WSCIJ publishes photobooks on state of education, electricity in Nigeria

education electricity in Nigeria

The Wole Soyinka Centre for Investigative Journalism (WSCIJ) has published two photo books on the challenges with basic education and electricity in Nigeria.

The photobooks titled, ‘State of Schools’ and ‘Living in Darkness’, are part of WSCIJ’s Regulatory Monitoring Programme (REMOP).

The two books were edited by Motunrayo Alaka, Executive Director/CEO of WSCIJ and Gbile Oshadipe, Director of Picture Perfect and photojournalism expert.

According to Alaka, the books have some of the most compelling pictures from reports published under the REMOP project during its first three years from 2017 to 2019.

She said ‘State of Schools’ covers different themes including lack of infrastructure, poor environment and sanitation, congestion and ‘working children’ among the difficulties faced by children, teachers, communities and other stakeholders in the country, adding that ‘Living in Darkness’, covers safety hazards and infrastructural decay in the electricity sector among other issues.

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Alaka further said that: “Electricity and basic education are interconnected and pertinent to Nigeria’s development. The photobooks reiterate the need for an integrated development approach by all stakeholders in tackling the challenges. 19 journalists worked across different news media organisations and states to contribute to the collection of pictures.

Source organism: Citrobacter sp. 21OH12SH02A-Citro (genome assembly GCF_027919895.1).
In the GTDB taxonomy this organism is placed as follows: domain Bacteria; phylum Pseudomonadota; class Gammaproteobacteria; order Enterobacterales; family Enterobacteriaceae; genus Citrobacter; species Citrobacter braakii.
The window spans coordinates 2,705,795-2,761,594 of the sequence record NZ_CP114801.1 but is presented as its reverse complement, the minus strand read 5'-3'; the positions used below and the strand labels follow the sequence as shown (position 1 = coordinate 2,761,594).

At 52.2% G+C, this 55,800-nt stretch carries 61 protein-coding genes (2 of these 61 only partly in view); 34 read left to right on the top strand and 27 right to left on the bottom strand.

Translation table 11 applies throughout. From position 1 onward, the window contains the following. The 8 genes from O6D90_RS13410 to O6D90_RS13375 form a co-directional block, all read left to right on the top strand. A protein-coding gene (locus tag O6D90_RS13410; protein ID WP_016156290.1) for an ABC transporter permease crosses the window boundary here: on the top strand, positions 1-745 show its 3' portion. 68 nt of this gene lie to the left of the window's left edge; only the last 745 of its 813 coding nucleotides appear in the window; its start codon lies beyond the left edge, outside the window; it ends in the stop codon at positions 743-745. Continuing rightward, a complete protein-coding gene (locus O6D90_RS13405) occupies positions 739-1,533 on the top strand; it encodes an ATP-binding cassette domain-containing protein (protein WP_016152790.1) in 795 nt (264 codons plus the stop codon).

(WSCIJ), Motunrayo Alaka,
The Executive Director/CEO of the Wole Soyinka Centre for Investigative Journalism (WSCIJ), Motunrayo Alaka.

“WSCIJ conceived REMOP as a media initiative geared at following and reporting the activities of government regulatory bodies to promote proactive disclosure of information, transparency and accountability. It has trained 93 journalists and published 55 individual investigative reports.

“In 2019, it facilitated a first-of-its-kind collaborative journalism effort with eight reporters and three editors from Premium Times, TheCable, Daily Trust and the International Centre For Investigative Reporting (ICIR) to publish six investigative reports focused on why Nigeria does not have stable electricity.

“Other activities such as lectures, campus outreaches and internship, stakeholders’ meetings and social media campaigns were undertaken and led to impact in the sectors.

“The WSCIJ and its partners are hoping the release of the photo books and the media campaign that will follow will get the attention of the federal government, state governors and other stakeholders to use the school closure window caused by the covid19 pandemic to improve the state of schools and attend to the darkness in the electric power supply sector that is stifling the development of the country.”